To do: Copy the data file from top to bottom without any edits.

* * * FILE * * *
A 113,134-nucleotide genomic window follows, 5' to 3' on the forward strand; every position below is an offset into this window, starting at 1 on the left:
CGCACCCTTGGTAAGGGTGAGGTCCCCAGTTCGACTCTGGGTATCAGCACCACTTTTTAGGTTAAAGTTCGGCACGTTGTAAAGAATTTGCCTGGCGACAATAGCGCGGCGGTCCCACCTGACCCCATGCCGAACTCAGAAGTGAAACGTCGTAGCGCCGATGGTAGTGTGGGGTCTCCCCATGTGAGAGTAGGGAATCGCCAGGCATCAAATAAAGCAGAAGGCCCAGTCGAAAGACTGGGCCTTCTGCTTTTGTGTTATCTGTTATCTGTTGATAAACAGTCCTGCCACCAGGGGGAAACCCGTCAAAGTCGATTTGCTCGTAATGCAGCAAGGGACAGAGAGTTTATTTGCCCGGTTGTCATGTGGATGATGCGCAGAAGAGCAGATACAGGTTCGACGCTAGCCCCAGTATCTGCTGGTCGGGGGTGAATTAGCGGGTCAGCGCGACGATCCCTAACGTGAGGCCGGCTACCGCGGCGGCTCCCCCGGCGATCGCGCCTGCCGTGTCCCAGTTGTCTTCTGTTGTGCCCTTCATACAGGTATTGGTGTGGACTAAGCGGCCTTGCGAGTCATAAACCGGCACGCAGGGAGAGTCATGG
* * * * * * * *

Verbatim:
A 113,134-nucleotide genomic window follows, 5' to 3' on the forward strand; every position below is an offset into this window, starting at 1 on the left:
CGCACCCTTGGTAAGGGTGAGGTCCCCAGTTCGACTCTGGGTATCAGCACCACTTTTTAGGTTAAAGTTCGGCACGTTGTAAAGAATTTGCCTGGCGACAATAGCGCGGCGGTCCCACCTGACCCCATGCCGAACTCAGAAGTGAAACGTCGTAGCGCCGATGGTAGTGTGGGGTCTCCCCATGTGAGAGTAGGGAATCGCCAGGCATCAAATAAAGCAGAAGGCCCAGTCGAAAGACTGGGCCTTCTGCTTTTGTGTTATCTGTTATCTGTTGATAAACAGTCCTGCCACCAGGGGGAAACCCGTCAAAGTCGATTTGCTCGTAATGCAGCAAGGGACAGAGAGTTTATTTGCCCGGTTGTCATGTGGATGATGCGCAGAAGAGCAGATACAGGTTCGACGCTAGCCCCAGTATCTGCTGGTCGGGGGTGAATTAGCGGGTCAGCGCGACGATCCCTAACGTGAGGCCGGCTACCGCGGCGGCTCCCCCGGCGATCGCGCCTGCCGTGTCCCAGTTGTCTTCTGTTGTGCCCTTCATACAGGTATTGGTGTGGACTAAGCGGCCTTGCGAGTCATAAACCGGCACGCAGGGAGAGTCATGG